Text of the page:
Archive for January, 2010

I watched the sun rise over Paris this morning. And now, at 3:00 pm, the little light that was illuminating the Baltic Sea here on the coast of Sweden is slipping quickly away. It’s been extremely cold and humid here and the trees look like they have been dipped in delicious white chocolate.

Flying into Stockholm I was momentarily transported to the other winter we experienced in the last 6 months, and how that one started. Nikon asked us to create a film to celebrate the launch of their new flagship camera--the D3S--and we so we headed south. Really, really far south. Our friend David Callow has been telling me of the wonders of Tasmania for years. I don’t know why I stayed away so long. We left the Rocks in Sydney well before sunrise and headed out over the Tasman Sea and swoped into Hobart. Fog above, steam below. When the plane dipped out of the clouds and crossed over the edge of the island we were presented with one of the most glorious views I’ve ever been blessed to witness. Laura, never very talkative, sat in a stunned silence....and then allowed that it looked the way she imagined Peter Pan’s Never, Never Land looked when she read it time and again as a child. Thanks Nikon for that. And now for this. It’s midnight in northern Europe, and I am having hot chocolate and sitting with Laura and software wizard Curt Bianchi next to a fire looking at the ice flows in the Baltic Sea.
Stockholm, Sweden

Stockholm, Sweden

Jennifer Herbig, another buddy, who has a company called Triple Scoop Music just checked to say hello and tell me that she was sending me a link with some music she’s prepared for a multi media We are creating images --both moving and still and teaching multi media production. It’s going to go by way too fast.

Bill met Missy through mutual friends in 1983. She played soccer and volleyball and was a student at the University of Miami. He was a young newspaper photographer at the Miami Herald.

A year later Missy was diagnosed with cancer in her right foot. Desmoid fibersarcoma, an extremely rare tumor that flares in the limbs of physically active people, possibly due to repeated bruises to a section of the body. To beat the cancer she would have to have her right leg amputated. Bill called her as soon as he found out the news. He thought she might want to take some pictures before the leg came off. They talked and decided that he would follow her through the entire ordeal. He spent a year following Missy on top of his daily assignments at the Herald. The story was published on Christmas Day in 1984 in the Miami Herald Tropic Magazine. The entire issue was dedicated to his pictures and the story that Steve Sternberg wrote. The story won the Gold Medal in World Press that year. After a second amputation and subsequent radiation, Missy has been cancer free now for 20 years. She has been married for 19 of those years to Todd Billingsley who she met at her church in Miami. They are now living in Rome, Italy, with their three adopted children, Joey, Abbey and Lukas. With the advent of the new technology we can now show Missy's story on multiple platforms to millions of viewers. The piece was shot with the Nikon D3s and put together in Aperture and Final Cut. From our Macbook Pros we could then ship the video to multiple clients via ftp and other means. From our blog to Sports Illustrated. There is no limit to what is possible now. Sports Illustrated posted the Missy story on Monday. Manfrotto was with us in Rome for the shoot and posted a piece on Bill working on the story along with the video. Her husband, Todd Billingsley, is writing a book about her life that is due to hit the shelves this fall. Bill was also Scott Kelby's guest blogger today discussing the Missy story. The power of the internet coupled with the new Nikon cameras now allows us and other photographers to get stories seen. You can be your own publisher with a web site, send your work to possible clients and network without leaving your office. Don't let that lead you to believe that this work is easy. Quite the contrary. Creating multi media productions is a time consuming process, but if you love it is also rewarding. For this story we have to give a special thanks to Manfrotto for making this follow-up project possible and especially our dear friend Marco Tortato.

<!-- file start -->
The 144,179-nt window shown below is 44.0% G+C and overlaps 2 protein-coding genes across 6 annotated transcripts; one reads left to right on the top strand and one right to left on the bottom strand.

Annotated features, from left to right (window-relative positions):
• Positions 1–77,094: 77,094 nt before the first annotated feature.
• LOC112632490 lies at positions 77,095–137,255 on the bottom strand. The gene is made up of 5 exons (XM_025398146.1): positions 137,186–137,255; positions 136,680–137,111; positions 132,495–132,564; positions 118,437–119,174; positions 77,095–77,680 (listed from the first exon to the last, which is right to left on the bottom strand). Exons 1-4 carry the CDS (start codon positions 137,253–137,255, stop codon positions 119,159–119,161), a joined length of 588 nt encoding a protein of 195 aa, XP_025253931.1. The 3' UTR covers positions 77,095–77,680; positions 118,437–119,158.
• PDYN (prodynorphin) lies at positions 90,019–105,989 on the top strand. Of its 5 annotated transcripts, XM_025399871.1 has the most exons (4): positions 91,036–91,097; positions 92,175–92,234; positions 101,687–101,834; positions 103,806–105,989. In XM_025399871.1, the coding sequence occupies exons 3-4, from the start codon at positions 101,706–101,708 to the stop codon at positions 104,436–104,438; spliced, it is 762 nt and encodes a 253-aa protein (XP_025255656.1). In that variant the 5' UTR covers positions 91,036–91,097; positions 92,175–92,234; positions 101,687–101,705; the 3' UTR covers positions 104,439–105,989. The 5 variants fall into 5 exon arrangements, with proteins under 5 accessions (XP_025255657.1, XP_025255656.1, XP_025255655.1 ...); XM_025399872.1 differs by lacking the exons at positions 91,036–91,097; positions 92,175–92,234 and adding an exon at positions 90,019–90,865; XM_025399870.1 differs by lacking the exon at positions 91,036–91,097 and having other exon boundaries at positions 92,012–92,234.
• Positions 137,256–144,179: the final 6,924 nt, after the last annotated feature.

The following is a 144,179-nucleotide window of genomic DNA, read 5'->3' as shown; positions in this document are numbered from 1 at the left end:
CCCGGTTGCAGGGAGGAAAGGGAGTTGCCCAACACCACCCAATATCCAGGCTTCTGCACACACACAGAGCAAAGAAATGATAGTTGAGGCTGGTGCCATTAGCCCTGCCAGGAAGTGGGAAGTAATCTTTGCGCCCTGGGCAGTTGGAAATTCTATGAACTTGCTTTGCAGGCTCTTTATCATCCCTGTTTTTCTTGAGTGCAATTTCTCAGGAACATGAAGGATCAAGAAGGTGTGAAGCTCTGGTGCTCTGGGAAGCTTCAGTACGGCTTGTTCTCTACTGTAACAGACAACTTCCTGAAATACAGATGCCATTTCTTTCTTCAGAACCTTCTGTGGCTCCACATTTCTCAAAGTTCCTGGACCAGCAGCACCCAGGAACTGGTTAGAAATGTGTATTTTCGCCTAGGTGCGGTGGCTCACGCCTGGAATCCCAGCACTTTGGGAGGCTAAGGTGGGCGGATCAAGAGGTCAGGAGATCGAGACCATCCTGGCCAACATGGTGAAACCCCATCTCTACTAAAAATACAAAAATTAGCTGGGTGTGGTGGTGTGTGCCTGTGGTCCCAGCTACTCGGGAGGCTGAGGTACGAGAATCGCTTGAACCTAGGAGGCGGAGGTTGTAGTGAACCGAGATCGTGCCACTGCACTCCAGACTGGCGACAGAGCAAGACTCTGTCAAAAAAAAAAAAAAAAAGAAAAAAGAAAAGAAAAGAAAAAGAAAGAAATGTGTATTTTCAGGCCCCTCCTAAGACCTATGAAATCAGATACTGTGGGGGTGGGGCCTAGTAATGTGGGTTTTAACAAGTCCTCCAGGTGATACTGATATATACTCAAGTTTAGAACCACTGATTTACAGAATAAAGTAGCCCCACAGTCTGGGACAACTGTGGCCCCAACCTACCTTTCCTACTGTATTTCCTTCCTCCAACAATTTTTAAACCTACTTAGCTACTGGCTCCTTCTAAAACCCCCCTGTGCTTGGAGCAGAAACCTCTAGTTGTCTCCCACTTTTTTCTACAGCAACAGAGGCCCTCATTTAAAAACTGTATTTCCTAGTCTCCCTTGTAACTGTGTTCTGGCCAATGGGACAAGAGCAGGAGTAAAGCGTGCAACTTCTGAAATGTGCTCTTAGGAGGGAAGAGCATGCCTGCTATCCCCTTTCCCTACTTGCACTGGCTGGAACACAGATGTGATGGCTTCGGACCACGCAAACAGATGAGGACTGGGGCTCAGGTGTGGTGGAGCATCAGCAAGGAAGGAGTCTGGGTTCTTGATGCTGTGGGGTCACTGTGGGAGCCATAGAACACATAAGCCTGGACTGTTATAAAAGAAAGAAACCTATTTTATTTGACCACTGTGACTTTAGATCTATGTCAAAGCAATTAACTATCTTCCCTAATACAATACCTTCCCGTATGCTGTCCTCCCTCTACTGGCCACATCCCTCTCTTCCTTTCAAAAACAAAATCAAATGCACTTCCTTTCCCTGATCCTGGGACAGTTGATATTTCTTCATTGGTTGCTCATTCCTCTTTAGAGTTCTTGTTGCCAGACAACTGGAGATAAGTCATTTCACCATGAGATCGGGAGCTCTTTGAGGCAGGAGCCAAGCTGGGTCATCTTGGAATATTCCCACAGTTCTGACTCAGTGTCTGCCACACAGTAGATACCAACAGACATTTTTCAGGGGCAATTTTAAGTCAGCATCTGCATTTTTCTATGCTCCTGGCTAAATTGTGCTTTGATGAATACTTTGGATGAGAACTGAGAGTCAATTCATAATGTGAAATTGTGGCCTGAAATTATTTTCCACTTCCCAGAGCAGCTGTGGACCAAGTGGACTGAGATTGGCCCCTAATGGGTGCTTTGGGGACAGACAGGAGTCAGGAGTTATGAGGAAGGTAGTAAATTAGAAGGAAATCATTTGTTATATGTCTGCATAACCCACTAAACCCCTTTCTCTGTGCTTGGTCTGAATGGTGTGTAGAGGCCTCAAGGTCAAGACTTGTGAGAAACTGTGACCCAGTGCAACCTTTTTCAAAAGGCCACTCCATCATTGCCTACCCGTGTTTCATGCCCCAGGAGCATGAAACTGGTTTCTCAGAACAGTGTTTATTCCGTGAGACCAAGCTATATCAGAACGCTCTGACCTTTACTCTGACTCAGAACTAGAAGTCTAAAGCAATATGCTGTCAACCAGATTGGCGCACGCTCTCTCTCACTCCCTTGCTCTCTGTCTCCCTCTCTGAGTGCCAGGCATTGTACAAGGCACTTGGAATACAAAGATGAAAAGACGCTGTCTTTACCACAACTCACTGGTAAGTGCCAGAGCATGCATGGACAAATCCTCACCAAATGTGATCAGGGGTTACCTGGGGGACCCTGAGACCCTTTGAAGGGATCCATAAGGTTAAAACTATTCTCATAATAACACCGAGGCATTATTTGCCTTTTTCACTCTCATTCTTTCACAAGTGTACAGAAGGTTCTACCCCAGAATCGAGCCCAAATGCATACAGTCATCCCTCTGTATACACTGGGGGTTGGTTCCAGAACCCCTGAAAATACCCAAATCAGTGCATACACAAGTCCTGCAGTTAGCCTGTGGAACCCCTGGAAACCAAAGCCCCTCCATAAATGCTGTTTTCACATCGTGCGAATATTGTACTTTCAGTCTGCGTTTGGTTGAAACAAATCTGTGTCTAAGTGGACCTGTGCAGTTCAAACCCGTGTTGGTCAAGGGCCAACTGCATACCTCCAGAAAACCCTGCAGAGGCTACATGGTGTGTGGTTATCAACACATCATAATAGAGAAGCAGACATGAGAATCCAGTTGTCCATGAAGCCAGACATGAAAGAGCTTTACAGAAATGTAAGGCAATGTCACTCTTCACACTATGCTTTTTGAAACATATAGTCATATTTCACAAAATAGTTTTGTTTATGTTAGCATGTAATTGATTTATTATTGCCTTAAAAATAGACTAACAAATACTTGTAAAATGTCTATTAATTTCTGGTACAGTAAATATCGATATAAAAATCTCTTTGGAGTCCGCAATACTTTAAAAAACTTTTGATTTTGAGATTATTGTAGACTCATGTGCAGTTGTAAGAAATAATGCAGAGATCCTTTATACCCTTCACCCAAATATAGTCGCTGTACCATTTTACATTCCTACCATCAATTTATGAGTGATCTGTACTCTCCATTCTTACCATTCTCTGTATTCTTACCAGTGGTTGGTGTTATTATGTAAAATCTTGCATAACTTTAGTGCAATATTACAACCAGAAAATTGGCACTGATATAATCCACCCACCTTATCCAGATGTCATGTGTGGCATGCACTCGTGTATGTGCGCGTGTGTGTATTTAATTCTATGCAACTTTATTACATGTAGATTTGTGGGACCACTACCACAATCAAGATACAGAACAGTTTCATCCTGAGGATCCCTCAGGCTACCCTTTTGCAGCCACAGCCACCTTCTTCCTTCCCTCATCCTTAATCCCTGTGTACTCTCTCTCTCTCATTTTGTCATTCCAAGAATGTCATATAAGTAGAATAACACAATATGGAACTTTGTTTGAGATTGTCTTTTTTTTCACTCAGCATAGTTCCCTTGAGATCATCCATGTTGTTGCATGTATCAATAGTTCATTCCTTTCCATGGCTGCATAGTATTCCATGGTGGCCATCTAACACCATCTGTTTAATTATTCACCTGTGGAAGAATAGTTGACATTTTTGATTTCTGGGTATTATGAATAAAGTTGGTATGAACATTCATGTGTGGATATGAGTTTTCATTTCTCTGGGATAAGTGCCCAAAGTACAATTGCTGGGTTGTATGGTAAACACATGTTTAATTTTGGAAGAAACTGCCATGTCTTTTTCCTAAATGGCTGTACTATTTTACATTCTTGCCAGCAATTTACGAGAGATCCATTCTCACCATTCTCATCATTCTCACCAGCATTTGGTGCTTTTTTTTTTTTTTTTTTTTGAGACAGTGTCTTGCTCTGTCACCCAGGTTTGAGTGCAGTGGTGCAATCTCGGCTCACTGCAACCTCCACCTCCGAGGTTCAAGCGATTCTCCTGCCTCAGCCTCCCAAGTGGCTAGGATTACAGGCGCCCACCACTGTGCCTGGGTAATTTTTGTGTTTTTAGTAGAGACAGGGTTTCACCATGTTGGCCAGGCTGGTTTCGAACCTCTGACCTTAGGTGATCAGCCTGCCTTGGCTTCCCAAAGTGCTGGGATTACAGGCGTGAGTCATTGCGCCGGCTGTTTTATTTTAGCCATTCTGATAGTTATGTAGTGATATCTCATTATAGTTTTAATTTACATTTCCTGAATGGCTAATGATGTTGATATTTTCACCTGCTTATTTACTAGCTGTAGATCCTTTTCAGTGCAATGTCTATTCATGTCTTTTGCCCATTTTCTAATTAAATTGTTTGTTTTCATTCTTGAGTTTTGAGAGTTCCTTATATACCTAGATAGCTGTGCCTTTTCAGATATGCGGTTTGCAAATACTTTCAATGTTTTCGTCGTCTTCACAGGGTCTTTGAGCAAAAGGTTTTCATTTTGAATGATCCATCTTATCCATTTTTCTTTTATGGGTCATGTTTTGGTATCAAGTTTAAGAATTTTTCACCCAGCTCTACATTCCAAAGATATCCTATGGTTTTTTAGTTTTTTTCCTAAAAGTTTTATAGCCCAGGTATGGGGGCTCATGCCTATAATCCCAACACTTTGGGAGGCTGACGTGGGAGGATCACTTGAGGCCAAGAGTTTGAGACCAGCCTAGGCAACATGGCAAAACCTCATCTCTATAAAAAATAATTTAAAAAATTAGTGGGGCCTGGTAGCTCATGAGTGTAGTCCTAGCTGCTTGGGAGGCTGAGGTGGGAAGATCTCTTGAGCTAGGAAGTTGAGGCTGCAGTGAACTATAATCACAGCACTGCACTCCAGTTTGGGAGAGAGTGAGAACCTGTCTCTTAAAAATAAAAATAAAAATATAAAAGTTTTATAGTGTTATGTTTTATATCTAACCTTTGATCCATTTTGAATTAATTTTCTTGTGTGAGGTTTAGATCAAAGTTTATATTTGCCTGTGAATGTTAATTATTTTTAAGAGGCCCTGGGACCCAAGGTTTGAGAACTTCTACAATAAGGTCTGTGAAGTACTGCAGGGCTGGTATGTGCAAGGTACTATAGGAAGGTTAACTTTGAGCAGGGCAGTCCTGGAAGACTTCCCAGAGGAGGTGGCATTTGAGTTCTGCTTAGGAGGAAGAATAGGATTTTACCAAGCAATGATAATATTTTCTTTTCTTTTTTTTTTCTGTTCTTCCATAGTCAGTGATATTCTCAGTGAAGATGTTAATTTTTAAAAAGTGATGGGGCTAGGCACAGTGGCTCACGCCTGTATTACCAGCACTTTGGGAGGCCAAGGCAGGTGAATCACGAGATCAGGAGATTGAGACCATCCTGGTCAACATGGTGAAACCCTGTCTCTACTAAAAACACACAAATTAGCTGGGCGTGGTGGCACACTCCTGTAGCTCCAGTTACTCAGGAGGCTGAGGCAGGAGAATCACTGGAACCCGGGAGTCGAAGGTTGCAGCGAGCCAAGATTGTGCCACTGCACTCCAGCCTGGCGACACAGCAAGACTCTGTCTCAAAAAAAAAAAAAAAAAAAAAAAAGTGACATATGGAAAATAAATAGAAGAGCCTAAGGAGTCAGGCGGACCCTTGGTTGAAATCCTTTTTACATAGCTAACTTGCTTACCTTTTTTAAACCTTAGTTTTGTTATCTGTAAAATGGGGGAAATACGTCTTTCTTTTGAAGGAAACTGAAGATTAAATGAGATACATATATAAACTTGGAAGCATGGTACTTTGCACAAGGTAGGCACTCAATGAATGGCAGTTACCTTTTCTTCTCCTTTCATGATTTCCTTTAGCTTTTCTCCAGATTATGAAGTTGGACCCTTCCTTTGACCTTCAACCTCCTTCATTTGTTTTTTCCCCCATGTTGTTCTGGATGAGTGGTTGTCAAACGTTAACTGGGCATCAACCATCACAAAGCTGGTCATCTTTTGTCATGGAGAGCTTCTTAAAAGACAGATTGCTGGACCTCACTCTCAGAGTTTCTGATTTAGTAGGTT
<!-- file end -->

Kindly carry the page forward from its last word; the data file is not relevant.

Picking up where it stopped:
Every year Bill puts together a book for my family called "On the Road with Laura." The book chronicles our travels with pictures of me in the various places we have worked and visited. This year started off in New Orleans for the Sugar Bowl. New Orleans is a gorgeous city for features. I'm not sure what it is. Maybe it's the colors of the buildings or the shapes of the balconies, but the light in that town is just different.


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